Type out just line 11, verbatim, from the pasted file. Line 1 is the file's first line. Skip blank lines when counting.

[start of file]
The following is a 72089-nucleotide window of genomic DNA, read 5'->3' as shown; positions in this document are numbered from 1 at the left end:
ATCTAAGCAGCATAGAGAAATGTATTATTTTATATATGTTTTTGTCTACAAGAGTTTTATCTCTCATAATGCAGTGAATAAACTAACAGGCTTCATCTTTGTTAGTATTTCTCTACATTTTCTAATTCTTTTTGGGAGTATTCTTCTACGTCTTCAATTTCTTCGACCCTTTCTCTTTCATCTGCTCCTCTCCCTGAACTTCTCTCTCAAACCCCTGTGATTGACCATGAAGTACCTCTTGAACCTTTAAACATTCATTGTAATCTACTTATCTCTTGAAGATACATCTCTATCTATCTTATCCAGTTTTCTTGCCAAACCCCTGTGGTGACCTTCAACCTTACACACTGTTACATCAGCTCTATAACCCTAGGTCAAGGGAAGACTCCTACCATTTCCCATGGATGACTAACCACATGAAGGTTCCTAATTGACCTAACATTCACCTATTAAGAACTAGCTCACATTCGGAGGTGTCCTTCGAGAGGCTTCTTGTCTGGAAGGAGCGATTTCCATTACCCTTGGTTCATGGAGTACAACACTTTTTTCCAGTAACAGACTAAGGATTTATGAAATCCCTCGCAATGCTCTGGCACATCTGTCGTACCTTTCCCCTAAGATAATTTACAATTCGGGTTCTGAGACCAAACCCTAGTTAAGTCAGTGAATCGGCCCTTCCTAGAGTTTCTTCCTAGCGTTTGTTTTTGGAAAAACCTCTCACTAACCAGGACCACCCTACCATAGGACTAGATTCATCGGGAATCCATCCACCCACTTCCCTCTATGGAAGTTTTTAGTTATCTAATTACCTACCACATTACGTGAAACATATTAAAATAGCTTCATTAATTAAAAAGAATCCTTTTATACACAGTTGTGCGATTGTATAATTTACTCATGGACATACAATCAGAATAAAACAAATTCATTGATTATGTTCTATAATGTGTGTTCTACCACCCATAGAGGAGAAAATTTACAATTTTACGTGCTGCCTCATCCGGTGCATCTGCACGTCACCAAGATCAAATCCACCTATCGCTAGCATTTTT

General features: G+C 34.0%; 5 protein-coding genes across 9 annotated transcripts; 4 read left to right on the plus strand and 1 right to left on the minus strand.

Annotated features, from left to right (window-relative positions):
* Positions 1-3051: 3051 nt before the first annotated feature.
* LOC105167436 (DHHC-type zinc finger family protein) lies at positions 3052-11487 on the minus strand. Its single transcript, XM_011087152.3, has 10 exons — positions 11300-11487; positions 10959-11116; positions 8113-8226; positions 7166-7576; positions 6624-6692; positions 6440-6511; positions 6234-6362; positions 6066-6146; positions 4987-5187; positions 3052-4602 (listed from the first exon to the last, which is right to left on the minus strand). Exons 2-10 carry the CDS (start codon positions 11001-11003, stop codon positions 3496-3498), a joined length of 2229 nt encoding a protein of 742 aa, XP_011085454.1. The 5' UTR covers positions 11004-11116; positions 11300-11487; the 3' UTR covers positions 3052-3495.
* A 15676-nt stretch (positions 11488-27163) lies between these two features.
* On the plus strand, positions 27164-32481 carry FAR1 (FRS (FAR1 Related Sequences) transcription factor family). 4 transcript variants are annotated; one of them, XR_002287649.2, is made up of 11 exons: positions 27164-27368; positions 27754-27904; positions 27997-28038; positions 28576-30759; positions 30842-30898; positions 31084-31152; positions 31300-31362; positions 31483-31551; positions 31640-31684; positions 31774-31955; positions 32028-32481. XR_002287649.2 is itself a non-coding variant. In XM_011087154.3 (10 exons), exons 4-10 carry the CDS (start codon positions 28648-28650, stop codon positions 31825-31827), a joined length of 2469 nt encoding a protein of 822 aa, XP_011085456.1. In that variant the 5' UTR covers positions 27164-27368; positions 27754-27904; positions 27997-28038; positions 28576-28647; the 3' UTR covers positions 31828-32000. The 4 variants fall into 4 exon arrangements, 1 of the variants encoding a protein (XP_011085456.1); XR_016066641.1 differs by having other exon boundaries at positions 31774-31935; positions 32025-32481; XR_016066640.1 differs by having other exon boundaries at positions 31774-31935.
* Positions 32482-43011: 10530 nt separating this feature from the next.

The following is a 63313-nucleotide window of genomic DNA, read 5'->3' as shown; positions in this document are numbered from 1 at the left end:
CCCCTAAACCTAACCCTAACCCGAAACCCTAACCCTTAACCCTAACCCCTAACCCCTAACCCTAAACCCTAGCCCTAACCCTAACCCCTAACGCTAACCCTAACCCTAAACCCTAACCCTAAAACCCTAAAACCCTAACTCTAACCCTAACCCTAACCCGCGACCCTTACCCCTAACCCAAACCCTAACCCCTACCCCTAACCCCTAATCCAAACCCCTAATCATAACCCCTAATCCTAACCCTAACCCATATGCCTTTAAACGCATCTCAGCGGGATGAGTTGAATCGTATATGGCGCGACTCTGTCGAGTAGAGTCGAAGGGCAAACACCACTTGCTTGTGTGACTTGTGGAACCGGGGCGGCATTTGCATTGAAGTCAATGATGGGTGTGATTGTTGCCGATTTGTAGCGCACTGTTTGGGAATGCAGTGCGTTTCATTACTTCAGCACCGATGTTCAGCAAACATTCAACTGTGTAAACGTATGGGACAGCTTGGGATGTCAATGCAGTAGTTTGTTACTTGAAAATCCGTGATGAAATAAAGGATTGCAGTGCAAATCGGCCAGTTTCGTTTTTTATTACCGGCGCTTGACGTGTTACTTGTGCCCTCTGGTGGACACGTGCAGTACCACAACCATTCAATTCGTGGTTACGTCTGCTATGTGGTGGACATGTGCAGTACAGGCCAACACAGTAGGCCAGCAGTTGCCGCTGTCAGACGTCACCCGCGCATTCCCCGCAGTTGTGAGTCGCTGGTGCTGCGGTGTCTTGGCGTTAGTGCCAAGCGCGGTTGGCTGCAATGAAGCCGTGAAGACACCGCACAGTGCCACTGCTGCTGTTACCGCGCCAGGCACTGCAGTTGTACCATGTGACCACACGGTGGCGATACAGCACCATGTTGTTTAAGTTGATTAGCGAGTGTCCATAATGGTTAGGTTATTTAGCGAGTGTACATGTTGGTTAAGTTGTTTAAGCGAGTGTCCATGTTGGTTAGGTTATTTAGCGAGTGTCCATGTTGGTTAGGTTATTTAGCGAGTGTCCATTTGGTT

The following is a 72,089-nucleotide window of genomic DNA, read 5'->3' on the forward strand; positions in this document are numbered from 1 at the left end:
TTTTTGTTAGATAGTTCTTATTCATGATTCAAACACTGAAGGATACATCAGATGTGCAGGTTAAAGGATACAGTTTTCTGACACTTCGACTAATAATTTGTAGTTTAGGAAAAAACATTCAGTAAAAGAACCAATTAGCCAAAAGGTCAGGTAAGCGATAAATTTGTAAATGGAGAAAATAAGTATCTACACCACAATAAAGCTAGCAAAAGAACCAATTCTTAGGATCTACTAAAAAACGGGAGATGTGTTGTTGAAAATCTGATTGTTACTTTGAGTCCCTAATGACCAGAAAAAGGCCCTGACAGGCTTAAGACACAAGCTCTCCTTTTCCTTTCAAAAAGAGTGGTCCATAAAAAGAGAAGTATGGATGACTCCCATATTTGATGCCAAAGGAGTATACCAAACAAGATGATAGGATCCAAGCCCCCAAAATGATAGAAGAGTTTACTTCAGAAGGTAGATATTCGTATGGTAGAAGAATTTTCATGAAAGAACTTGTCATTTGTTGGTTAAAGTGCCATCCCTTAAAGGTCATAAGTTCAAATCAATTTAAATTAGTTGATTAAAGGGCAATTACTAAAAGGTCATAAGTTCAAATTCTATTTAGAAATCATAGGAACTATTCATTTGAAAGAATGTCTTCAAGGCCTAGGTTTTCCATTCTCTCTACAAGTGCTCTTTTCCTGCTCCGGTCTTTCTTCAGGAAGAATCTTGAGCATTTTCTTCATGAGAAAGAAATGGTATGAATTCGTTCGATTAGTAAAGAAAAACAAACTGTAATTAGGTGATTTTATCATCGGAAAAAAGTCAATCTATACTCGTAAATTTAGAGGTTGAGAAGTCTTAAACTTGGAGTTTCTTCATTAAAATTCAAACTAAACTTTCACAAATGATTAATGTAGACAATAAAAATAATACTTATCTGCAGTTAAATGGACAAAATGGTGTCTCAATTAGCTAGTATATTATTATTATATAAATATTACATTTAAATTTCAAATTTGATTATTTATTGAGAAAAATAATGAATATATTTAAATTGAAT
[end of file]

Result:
CCCCTAAACCTAACCCTAACCCGAAACCCTAACCCTTAACCCTAACCCCTAACCCCTAACCCTAAACCCTAGCCCTAACCCTAACCCCTAACGCTAACCCTAACCCTAAACCCTAACCCTAAAACCCTAAAACCCTAACTCTAACCCTAACCCTAACCCGCGACCCTTACCCCTAACCCAAACCCTAACCCCTACCCCTAACCCCTAATCCAAACCCCTAATCATAACCCCTAATCCTAACCCTAACCCATATGCCTTTAAACGCATCTCAGCGGGATGAGTTGAATCGTATATGGCGCGACTCTGTCGAGTAGAGTCGAAGGGCAAACACCACTTGCTTGTGTGACTTGTGGAACCGGGGCGGCATTTGCATTGAAGTCAATGATGGGTGTGATTGTTGCCGATTTGTAGCGCACTGTTTGGGAATGCAGTGCGTTTCATTACTTCAGCACCGATGTTCAGCAAACATTCAACTGTGTAAACGTATGGGACAGCTTGGGATGTCAATGCAGTAGTTTGTTACTTGAAAATCCGTGATGAAATAAAGGATTGCAGTGCAAATCGGCCAGTTTCGTTTTTTATTACCGGCGCTTGACGTGTTACTTGTGCCCTCTGGTGGACACGTGCAGTACCACAACCATTCAATTCGTGGTTACGTCTGCTATGTGGTGGACATGTGCAGTACAGGCCAACACAGTAGGCCAGCAGTTGCCGCTGTCAGACGTCACCCGCGCATTCCCCGCAGTTGTGAGTCGCTGGTGCTGCGGTGTCTTGGCGTTAGTGCCAAGCGCGGTTGGCTGCAATGAAGCCGTGAAGACACCGCACAGTGCCACTGCTGCTGTTACCGCGCCAGGCACTGCAGTTGTACCATGTGACCACACGGTGGCGATACAGCACCATGTTGTTTAAGTTGATTAGCGAGTGTCCATAATGGTTAGGTTATTTAGCGAGTGTACATGTTGGTTAAGTTGTTTAAGCGAGTGTCCATGTTGGTTAGGTTATTTAGCGAGTGTCCATGTTGGTTAGGTTATTTAGCGAGTGTCCATTTGGTT